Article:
CHSRF Series of Reports on Financing Models: Paper 2
Postdoctoral fellow, School of Public Policy and Governance and Department of Health Policy, Management and Evaluation, University of Toronto
Associate Professor of Business Economics and Public Policy at the Rotman School of Management and Director of the School of Public Policy and Governance, University of Toronto
Carolyn Hughes Tuohy
Professor Emeritus of Political Science and Senior Fellow at the School of Public Policy and Governance, University of Toronto
- The exclusion of prescription drugs and long-term care in Canada’s universal system is unusual from an international perspective and these gaps in coverage raise a number of equity concerns. One possibility for improving access to these services is to introduce a social insurance component alongside the existing tax-financed system.
- Four jurisdictions with variants of social insurance models achieve universal coverage for prescription drugs (in Quebec), for health services for the working-age population (in Massachusetts), and for a comprehensive basket of services including long-term care and prescription drugs (Germany and the Netherlands).
- In two cases, Quebec and Massachusetts, there is a large employer-based insurance market alongside government run programs that either provide public coverage (in Quebec), or that facilitate and subsidize the private purchase of insurance (Massachusetts). The public plans are financed through a mix of general taxes, income-scaled premiums, and user fees.
- In the Netherlands and Germany the health and long-term care systems are organized around a mix of heavily regulated private for-profit and not-for-profit insurance funds, and financed through incomebased contributions and flat-rate premiums. In the Netherlands the entire population is covered by one scheme (since 2006); in Germany the majority of the population is covered in the statutory (public) scheme and high-income earners are permitted to opt for private coverage (there is compulsory insurance coverage for the whole population as of 2009).
- Government involvement in these four cases includes general tax funding to cover lower-income earners and a complex set of regulations to ensure universal coverage and equitable access such as compulsory insurance coverage (in all jurisdictions), minimum standards for insurers with regards to both the scope (benefits) and depth (user fees) of coverage (in all jurisdictions), and mandatory participation in risk adjustment schemes for insurance funds (in Germany and the Netherlands).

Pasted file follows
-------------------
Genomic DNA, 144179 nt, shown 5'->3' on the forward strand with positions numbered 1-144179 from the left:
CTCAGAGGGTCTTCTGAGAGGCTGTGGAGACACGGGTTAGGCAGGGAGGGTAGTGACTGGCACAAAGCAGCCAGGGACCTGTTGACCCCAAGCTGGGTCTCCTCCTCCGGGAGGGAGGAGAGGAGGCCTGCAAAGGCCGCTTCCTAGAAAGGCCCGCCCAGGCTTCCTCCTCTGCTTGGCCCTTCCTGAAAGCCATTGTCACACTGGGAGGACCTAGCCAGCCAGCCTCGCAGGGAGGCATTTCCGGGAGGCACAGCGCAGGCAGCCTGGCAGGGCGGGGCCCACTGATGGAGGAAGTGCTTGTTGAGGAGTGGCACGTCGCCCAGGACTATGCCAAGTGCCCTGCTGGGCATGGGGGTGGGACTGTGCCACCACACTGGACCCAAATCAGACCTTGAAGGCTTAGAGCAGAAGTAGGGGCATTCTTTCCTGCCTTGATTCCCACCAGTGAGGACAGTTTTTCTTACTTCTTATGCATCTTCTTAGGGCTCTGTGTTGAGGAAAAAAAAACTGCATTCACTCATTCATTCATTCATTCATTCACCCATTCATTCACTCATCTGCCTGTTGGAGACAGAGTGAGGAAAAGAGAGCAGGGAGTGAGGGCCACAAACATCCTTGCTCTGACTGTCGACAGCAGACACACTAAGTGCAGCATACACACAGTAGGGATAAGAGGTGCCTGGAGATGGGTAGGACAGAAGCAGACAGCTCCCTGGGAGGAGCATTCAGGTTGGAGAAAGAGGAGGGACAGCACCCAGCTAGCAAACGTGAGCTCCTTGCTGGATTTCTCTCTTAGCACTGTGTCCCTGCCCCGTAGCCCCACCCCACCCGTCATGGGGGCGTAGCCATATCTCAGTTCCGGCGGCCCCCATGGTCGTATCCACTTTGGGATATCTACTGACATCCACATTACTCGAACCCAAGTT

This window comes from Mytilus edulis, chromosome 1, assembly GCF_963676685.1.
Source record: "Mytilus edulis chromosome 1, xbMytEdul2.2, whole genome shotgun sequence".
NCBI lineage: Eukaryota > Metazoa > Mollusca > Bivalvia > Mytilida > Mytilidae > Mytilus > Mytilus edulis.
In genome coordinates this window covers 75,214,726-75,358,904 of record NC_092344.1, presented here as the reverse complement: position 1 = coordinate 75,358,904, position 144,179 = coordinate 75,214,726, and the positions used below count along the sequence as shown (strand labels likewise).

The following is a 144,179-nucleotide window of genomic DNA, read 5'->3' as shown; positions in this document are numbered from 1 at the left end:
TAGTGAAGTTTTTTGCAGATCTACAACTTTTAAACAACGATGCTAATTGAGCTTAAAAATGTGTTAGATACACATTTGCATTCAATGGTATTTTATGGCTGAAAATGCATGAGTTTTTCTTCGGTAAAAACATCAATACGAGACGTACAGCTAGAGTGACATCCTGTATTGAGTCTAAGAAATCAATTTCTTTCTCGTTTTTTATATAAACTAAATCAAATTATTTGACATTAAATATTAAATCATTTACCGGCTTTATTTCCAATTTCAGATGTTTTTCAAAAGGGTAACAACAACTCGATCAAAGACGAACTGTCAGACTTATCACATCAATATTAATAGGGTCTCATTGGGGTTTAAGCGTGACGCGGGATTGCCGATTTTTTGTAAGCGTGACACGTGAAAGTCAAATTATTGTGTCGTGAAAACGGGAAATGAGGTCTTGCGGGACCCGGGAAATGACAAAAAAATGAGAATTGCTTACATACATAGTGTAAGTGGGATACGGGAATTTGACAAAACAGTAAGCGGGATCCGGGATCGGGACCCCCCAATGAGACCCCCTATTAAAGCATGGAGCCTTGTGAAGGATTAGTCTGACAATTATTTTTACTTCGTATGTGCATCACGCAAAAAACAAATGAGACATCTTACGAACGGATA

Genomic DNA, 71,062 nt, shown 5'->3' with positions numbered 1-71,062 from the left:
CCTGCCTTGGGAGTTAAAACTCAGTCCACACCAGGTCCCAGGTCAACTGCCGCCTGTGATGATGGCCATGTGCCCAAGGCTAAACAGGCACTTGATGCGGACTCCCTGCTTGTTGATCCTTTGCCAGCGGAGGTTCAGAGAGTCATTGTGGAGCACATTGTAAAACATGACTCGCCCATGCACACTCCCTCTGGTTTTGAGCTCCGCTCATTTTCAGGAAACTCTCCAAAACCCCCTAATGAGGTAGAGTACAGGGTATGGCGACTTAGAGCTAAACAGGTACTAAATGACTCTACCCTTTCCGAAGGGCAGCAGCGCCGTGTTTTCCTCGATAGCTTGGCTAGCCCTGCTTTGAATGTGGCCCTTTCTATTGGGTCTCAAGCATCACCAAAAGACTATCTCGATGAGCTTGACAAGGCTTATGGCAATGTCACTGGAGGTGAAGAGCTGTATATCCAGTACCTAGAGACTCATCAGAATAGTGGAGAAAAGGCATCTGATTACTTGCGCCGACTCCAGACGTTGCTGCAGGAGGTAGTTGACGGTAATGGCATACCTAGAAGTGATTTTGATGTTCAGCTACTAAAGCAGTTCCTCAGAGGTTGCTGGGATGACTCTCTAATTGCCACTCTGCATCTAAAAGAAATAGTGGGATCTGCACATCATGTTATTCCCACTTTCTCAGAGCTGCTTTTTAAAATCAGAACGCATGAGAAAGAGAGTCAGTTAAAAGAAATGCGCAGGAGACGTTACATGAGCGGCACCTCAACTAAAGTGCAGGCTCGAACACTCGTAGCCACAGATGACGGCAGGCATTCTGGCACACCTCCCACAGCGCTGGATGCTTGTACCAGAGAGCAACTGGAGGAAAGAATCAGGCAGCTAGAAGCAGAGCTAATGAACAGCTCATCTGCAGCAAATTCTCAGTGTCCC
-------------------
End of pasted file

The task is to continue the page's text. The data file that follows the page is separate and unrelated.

- Out-of-pocket payments play a relatively minor role in healthcare financing in all four countries, they constituted 6% of total health expenditure in the Netherlands, compared to 15% in Canada, 13% in Germany, and 12% in the United States. User fees are present in all systems along with protection mechanisms to ensure equitable access.
- Financial sustainability relates both to the extent to which public revenues are sufficient to meet public expenditures, and to the willingness of the population to increase public revenues to pay collectively for increasing costs. Sustainability is a concern in each of the four jurisdictions, although the focus differs.
- The extent of redistribution of income and risk increases with the size of the risk pool and the progressivity of the contributions (the extent to which payments increase proportionally with income).
- The experiences in the four jurisdictions reflect their different institutional and historical contexts; although they provide some useful lessons for Canada as it considers adding a social insurance component to help address the current gaps in coverage:
- The tax base for insurance contributions should be broad
- Risk pooling is important for any financing scheme
- Social insurance will not improve financial sustainability on its own